We source our food ingredients as ethically as possible. We use free-range eggs, and globablly source meat and seafood from countries such as Canada, Australia and New Zealand, that have highly regulated markets and uphold stricter policies on on food production and labelling to protect our environment. We avoid sourcing from countries that lack traceability, or market unethical proteins. To protect endangered species of fish and shellfish, we have replaced their usage in various traditional Chinese dishes with aquaponically-farmed seafood alternatives that practice sustainable farming methods.
FOOD WASTE FREE
Our composting system
Recyclable scraps such as meat, rice, noodles, fruit, veggies and eggshells are transported to a treatment facility in Lantau, which composts the waste until it can be used as a fertiliser for crops.
Reduced food & beverage waste
Our bar team creatively harnesses ingredients that are typically unwanted like fruit rinds and excess, unused liquids to create cocktail cordials, infusions and edible garnishes.
NO SINGLE-USE PLASTIC
Eco-friendly barware and takeaway packaging
Our bar is a plastic-free environment, and all of our takeaway containers are made from recyclable or fully biodegradable materials.
Traceable ingredients and ethical suppliers
We partner with likeminded food suppliers who have strong, legitimate traceability systems in place to ensure that our ingredients are ethically and sustainably produced, raised and transported.
SUSTAINABLE TEA & COFFEE
Fair trade and free of pesticides
Our tea comes from a select, rare pool of tea farmers in China that produce “wildgrown” tea – free of pesticides and chemical fertilisers, which is verified through a number of lab tests. Our coffee beans are 100% fair trade and organic Sumatra beans, grown and processed by a co-op that consists of 90% female farmers.
Terracotta tiles from old village houses
Our floors are tiled with terracotta tiles that have been reclaimed from old village houses in China. Some are painted with our bio-based paints, while others are left in their natural state.
No fabric left behind
Designed by sustainable fashion brand @acfclothing, our uniforms are produced from what’s known as “deadstock” – overproduced textiles that factories would have otherwise thrown away if ethical companies like A.C.F did not procure them.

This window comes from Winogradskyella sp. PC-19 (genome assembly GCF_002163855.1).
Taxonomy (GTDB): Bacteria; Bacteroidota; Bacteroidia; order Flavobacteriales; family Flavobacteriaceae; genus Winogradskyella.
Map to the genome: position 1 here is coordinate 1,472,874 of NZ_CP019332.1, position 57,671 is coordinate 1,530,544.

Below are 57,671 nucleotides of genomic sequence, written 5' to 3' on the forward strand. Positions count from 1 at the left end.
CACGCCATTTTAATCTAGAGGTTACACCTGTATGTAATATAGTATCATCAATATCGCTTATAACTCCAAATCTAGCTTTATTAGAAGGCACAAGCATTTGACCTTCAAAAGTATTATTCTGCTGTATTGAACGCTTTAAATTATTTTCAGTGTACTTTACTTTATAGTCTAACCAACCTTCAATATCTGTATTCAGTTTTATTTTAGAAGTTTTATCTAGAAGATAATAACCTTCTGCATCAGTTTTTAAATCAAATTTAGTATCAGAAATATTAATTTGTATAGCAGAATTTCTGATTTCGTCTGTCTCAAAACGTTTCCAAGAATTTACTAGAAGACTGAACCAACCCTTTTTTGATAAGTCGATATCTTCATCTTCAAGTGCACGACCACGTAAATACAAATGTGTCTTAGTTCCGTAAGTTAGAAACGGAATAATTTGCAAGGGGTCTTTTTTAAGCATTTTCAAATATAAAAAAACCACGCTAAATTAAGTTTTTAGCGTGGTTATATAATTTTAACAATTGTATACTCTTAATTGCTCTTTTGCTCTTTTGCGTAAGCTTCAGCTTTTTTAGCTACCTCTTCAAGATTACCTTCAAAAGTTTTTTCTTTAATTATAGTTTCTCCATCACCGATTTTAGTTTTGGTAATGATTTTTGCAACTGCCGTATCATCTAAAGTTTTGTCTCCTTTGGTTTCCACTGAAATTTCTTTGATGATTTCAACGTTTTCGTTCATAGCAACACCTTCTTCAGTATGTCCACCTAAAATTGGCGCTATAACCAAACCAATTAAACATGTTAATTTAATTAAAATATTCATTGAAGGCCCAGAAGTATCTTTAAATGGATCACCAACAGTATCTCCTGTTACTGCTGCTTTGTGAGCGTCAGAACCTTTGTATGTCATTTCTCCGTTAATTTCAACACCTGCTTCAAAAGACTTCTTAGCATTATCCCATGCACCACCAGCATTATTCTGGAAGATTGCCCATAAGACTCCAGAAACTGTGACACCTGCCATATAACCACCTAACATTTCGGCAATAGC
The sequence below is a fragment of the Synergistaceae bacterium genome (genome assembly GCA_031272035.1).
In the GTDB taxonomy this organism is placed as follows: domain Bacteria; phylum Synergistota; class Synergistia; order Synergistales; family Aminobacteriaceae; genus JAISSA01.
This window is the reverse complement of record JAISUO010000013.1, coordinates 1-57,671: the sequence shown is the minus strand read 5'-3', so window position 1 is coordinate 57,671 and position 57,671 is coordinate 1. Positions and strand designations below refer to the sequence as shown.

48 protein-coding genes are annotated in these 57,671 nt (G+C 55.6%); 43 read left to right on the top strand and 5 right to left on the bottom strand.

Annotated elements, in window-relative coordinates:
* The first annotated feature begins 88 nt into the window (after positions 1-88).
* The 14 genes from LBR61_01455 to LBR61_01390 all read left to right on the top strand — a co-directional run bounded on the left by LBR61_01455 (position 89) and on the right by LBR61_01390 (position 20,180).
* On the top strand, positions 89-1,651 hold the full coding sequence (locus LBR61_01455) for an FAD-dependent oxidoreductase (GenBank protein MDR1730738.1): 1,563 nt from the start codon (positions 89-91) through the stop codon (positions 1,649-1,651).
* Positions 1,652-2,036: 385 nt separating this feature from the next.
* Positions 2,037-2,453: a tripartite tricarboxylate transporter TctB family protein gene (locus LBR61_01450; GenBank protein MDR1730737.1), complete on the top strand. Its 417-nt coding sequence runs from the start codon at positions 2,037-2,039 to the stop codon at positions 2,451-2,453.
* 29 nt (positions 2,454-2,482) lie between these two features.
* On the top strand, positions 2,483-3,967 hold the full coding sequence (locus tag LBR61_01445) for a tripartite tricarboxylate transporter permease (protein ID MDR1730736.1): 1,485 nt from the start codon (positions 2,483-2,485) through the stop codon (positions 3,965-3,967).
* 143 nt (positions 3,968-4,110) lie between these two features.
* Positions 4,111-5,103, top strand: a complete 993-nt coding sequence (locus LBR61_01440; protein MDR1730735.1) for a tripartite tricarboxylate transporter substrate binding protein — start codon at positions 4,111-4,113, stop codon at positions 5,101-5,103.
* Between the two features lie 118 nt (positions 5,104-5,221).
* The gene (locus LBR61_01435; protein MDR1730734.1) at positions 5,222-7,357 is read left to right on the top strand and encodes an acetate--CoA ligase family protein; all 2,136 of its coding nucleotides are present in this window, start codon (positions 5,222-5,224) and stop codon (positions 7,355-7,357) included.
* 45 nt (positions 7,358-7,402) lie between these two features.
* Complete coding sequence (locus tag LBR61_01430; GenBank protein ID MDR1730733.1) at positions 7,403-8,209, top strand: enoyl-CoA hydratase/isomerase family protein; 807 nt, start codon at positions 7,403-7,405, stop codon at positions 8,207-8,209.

From old menus to new
Our menu covers are made from handmade paper, which is crafted from discarded, unused menus that have been retrieved from all our @maximalconcepts venues.
NATURAL INDIGO DYE
Nontoxic, all-natural indigo dyes
Our indigo ceiling drapery was hand dyed by Max from @lantaublue, who homegrows indigo plants to create his beautiful dye that is not only harmless to the environment, but can even be used as a natural fertliser to other plants.
Reduced energy consumption
The patented, eco-friendly water utilities in our kitchen reduce our energy usage by 50%. We also use a range of energy-efficient lightbulbs throughout the restaurant that save between 25-80% of energy compared to traditional incandescents.
Plastic waste transformed into tableware
Plastic packaging, bottles and more are upcycled into unique, functional elements around the restaurant such as coasters, chopstick holders. Base material from @smileplastics.
Nontoxic, all-natural paints
Our interiors paints are made from sustainable, plant-based ingredients.
Organic, biodynamic and sustainable
Our wine list has a strong focus on wineries that operate using biodynamic or sustainable practices, without any synthetic pesticides or additives. Healthy grapes = happy drinkers!
Organic, hand-crafted spirits
With a gin collection exhibiting over 400 different bottles, we have highlighted distilleries that work with local, sustainable ingredients and produce spirits through socially responsible practices.
A BEER THAT GIVES BACK
For the love of our oceans
Our @sevenbrews 7 Seas Pilsner is not only brewed locally in Hong Kong, but a portion of its proceeds also goes toward funding plastic awareness campaigns led by Craig Leeson, spokesperson for the seas and groundbreaking director of “A Plastic Ocean”.